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  • Writer's pictureDarryl Buckle

Pay now or pay later

My dad, famous for dishing out pithy sayings as part of his parental responsibilities, used to look at me when I’d do something stupid or bone headed, and he’d have a quirky half smile on his face, and he’d say “Son, one day you’ll pay. It may not be today. It may not be tomorrow, but ooooh son, someday you’ll pay.

I’ve been thinking about that lately because almost daily people, especially leaders, are faced with pay now or pay later situations.

Challenges where you know there is a right way and an acceptable way to get something done – and you chose the acceptable way because it costs less today.

Sometimes these situations are one and done. You go cheap. Get er done and it’s done. Sometimes these situations are deferred payments scenarios.

Like that Jeep you can’t afford.

$500 can get you in a Jeep today, but it’s $500 a month for the next 8 years of your life!

There’s a chance you’re still going to be paying for that Jeep long after it’s in the scrapyard!

The classic pay now or pay later for a “c suite” leader is doing something yourself instead of delegating it to a supporting team member.

Or a strategic influencer, is to do something by yourself and in isolation, instead of recruiting and bringing a team member with you.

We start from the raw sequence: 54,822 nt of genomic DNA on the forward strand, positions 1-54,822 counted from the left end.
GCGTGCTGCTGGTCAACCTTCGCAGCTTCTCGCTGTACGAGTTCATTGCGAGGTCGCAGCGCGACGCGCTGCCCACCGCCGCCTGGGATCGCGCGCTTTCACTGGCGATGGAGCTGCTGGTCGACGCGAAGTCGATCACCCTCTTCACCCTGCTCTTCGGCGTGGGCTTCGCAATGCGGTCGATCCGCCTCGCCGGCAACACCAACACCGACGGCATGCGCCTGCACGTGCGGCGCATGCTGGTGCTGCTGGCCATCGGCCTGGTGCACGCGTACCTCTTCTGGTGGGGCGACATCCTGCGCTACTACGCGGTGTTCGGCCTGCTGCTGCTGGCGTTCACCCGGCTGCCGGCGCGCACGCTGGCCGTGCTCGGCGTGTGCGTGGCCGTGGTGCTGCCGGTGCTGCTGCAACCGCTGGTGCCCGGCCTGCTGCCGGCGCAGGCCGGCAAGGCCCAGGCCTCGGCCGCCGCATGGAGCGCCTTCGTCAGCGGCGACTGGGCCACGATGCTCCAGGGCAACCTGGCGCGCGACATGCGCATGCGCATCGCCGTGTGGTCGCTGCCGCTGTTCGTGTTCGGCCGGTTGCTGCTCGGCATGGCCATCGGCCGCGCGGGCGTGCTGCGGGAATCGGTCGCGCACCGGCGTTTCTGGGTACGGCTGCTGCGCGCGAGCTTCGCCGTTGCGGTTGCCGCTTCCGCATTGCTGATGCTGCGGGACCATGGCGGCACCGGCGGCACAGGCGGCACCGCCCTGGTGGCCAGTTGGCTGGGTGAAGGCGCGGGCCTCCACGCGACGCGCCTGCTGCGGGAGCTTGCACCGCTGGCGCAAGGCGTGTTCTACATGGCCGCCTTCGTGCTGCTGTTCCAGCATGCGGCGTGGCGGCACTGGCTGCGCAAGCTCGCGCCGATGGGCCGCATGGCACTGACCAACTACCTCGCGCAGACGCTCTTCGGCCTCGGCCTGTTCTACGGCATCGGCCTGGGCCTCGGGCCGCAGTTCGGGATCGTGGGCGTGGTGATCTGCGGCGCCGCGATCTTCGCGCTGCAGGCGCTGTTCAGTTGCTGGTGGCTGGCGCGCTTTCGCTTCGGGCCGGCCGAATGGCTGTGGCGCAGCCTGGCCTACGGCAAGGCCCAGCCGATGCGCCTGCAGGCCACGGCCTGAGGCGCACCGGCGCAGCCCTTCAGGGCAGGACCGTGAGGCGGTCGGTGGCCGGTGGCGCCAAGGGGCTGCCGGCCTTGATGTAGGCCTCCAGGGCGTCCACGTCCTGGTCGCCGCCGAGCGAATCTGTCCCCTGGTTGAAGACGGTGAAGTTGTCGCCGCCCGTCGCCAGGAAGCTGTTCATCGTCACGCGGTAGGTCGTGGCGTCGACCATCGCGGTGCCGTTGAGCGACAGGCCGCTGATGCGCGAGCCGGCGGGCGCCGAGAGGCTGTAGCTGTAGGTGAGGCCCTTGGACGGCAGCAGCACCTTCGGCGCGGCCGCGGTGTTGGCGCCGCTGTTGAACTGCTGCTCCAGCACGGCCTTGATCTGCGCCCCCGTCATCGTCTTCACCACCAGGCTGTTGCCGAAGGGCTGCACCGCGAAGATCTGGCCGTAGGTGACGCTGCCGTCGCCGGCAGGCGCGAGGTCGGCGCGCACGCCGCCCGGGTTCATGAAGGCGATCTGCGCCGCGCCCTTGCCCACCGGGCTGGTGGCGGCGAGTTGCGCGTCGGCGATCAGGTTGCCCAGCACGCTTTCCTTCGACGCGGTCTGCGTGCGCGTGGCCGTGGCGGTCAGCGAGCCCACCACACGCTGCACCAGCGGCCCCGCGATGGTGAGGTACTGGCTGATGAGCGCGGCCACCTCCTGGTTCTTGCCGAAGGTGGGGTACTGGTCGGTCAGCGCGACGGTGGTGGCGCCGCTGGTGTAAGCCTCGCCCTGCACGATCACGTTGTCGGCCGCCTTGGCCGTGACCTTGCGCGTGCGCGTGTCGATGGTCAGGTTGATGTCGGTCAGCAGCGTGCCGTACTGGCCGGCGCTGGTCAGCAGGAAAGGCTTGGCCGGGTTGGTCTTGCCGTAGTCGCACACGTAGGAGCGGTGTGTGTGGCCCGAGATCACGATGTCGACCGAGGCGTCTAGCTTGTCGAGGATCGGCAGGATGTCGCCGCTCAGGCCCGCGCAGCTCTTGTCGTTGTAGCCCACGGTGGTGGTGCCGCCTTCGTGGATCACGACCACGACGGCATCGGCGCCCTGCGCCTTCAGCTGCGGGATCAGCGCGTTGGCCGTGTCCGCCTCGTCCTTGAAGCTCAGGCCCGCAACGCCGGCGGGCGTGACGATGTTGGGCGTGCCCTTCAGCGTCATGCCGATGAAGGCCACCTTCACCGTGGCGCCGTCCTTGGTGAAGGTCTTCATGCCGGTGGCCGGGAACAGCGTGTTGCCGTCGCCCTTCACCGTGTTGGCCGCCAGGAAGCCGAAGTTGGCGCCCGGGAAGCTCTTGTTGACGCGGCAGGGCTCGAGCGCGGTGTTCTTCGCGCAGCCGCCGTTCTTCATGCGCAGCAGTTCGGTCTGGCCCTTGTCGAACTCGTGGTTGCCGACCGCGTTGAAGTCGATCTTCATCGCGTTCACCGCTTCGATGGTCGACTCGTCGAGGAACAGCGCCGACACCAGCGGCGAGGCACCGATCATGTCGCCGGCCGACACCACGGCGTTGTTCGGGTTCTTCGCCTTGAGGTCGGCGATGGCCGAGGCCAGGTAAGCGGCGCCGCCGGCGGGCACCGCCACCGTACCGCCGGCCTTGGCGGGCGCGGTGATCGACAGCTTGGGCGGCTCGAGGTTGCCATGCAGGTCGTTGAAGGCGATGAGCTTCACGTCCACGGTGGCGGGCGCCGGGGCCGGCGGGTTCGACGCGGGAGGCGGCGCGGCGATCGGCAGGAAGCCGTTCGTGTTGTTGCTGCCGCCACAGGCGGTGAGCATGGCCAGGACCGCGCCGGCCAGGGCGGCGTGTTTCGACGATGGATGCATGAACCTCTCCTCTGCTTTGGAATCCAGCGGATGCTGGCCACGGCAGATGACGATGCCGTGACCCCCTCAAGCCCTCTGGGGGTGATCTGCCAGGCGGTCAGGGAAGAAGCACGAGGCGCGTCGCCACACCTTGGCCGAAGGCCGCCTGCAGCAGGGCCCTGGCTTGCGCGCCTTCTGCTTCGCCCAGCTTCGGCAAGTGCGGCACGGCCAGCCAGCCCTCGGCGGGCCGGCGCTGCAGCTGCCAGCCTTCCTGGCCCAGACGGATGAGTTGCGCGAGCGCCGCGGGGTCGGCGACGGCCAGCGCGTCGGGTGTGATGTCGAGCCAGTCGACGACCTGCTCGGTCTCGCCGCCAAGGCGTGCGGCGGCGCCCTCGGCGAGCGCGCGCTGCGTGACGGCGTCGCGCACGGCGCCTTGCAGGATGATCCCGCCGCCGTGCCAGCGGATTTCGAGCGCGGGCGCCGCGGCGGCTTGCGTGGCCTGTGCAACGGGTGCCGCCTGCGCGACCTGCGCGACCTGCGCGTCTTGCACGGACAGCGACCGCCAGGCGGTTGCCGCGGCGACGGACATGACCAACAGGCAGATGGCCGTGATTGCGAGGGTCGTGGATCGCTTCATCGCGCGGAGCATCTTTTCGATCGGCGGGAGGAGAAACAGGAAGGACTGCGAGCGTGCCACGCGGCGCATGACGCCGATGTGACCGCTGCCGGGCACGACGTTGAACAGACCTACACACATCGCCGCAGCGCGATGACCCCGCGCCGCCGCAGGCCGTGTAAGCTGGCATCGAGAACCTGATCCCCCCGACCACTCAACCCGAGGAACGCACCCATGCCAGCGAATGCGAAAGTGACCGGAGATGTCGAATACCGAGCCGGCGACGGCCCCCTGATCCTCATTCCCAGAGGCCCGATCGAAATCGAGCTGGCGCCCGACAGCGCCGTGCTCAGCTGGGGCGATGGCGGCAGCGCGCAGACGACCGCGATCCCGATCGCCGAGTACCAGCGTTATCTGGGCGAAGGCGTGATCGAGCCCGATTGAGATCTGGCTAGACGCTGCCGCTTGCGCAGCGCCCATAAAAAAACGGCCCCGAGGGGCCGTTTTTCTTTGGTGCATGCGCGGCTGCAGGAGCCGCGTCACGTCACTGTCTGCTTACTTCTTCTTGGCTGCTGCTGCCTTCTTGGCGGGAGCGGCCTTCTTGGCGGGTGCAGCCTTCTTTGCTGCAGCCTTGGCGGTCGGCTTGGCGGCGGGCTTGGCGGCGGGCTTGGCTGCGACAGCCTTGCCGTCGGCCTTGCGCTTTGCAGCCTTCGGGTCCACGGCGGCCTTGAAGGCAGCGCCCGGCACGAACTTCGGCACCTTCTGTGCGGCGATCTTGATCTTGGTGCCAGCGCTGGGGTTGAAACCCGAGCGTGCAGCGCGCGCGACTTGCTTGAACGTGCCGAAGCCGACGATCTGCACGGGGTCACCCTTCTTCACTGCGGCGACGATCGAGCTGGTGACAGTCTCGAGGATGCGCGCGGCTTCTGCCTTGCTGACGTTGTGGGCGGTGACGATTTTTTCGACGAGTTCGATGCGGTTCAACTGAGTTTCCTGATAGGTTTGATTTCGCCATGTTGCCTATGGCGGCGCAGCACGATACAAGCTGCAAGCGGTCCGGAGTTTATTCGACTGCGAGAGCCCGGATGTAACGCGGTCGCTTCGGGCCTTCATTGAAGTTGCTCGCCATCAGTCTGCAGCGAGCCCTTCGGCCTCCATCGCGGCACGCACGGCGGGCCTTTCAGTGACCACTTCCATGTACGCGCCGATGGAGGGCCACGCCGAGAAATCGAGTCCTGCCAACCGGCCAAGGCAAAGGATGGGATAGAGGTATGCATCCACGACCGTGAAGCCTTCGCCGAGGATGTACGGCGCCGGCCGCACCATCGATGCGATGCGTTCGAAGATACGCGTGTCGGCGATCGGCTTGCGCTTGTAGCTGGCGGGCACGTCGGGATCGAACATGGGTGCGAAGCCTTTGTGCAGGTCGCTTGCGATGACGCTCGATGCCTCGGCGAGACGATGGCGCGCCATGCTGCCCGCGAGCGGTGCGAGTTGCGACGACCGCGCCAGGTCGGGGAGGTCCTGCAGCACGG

The strongest leaders work themselves to the place where they only do what only they can do.

Great influencers demonstrate and delegate everything they can cause demonstrating and delegating is developing.

Even when there is no one on the team equipped to do that thing that needs to be done, the strongest leaders recruit, equip, and release empowered team members even though it takes 3x longer than doing it themselves. Cause they know. In the long term that investment will pay them!

3x feels way more expensive now.

But that investment pays you back for years.

Today you are going to face a decision where you are going to be tempted… – you are honestly going to think, “I’ve got too much going on today. I can push that off till tomorrow, maybe next week, or next year (if you’re lucky, you’ll think, that problem will go away all on its own…)”

Son, one day, you’ll pay. It may not be today, it may not be tomorrow, but ooooh son. You’re gonna pay.


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